Jesse Singal at Science of Us highlights a new study about the value of having fun in public all by yourself. Studies in the Journal of Consumer Research showed that people are often afraid to partake in leisure activities solo, mostly because they fear others’ assumptions “that they could not find friends to accompany them.” However, when authors Rebecca Ratner and Rebecca Hamilton encouraged college students—over protests—to visit an art museum alone, they found that the solo museum-goers had just as much fun as the people who brought friends.*
It’s a small study but an intriguing one, and it hopefully will compel more of its kind. This particular research isn’t about gender, but anecdotal evidence suggests that women feel this fear of going out by themselves more keenly than men do. Part of this is practical; being a woman alone in public often means men will bother you. But part of it is psychological, a fear that women are more likely to be judged as lonely if they’re seen out by themselves. This fear that people will pity you if you are eating or otherwise doing fun things in public by yourself is so serious that Cressida Howard of Gloucestershire, England, created the Invite for a Bite website in 2012, so that strange women who otherwise might dine alone can find each other and instead sit together.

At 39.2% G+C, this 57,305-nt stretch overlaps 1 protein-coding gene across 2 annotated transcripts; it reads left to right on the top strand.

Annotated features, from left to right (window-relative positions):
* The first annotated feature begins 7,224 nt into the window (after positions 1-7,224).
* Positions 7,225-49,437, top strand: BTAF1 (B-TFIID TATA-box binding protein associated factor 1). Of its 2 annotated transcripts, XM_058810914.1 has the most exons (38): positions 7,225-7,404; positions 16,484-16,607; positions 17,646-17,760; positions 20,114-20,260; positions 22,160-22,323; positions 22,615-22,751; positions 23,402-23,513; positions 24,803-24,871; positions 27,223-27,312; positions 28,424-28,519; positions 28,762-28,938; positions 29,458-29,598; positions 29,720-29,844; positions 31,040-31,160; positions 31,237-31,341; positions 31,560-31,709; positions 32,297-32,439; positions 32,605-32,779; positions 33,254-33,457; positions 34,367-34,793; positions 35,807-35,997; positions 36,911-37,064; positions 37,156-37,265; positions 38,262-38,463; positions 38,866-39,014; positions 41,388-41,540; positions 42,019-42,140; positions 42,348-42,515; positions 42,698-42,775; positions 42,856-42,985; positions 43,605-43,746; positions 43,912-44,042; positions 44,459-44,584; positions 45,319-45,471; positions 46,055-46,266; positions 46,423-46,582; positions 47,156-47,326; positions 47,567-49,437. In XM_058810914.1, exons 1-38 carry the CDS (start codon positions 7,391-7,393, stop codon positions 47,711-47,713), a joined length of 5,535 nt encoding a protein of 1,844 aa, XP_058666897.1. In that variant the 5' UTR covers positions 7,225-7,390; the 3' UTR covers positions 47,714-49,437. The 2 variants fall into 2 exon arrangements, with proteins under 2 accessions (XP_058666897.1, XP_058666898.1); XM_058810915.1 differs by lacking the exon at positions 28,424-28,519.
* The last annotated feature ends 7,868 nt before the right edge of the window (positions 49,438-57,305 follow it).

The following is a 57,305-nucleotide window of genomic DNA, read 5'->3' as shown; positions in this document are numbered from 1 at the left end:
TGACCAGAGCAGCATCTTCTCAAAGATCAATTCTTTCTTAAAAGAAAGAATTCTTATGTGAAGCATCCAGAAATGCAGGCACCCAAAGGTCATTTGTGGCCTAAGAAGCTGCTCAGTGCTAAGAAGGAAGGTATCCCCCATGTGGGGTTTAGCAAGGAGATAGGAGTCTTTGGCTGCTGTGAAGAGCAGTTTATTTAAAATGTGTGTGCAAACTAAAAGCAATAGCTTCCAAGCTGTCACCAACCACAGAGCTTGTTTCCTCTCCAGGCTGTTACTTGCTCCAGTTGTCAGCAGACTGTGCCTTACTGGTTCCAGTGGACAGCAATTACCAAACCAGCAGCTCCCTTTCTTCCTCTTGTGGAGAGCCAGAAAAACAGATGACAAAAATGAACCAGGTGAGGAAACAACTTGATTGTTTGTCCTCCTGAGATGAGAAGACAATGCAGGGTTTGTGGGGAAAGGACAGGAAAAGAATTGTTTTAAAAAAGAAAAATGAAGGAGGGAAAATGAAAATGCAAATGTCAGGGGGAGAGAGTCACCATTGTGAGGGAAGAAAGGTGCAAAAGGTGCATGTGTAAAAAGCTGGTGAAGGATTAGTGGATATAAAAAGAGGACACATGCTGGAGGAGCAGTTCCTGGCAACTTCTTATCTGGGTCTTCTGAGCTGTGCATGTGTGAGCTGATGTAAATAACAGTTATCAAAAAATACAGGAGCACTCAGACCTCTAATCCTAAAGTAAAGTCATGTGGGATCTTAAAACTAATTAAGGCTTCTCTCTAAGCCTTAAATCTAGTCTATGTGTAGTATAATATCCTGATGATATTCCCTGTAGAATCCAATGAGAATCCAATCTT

Doing stuff by yourself really isn’t as scary or off-putting as you might think. I haven’t been single in nearly a decade, but I’ve maintained my tendency to take off and do all sorts of things by myself without drafting my partner to join me. It helps if you have interests that your friends don’t share—not having to worry if your companion is bored with your activity of choice more than makes up for the occasional pitying look you get from someone who assumes a woman alone must be a lonely woman.
One of the most important lessons you learn as a woman who likes to go about solo is that far fewer people are looking at you than you think. Women are socialized to feel as if we’re on constant display, but I’ve learned over the years that most people are too busy with their own lives and concerns to pause quizzically over the woman who asks for a table for one. Plus, now that everyone has a smartphone, there’s no reason to be bored because you have no one to talk to. Just stay off Facebook—you’re cheating yourself out of your precious time alone.
*Correction, April 27, 2015: This post originally misspelled Rebecca Hamilton’s last name.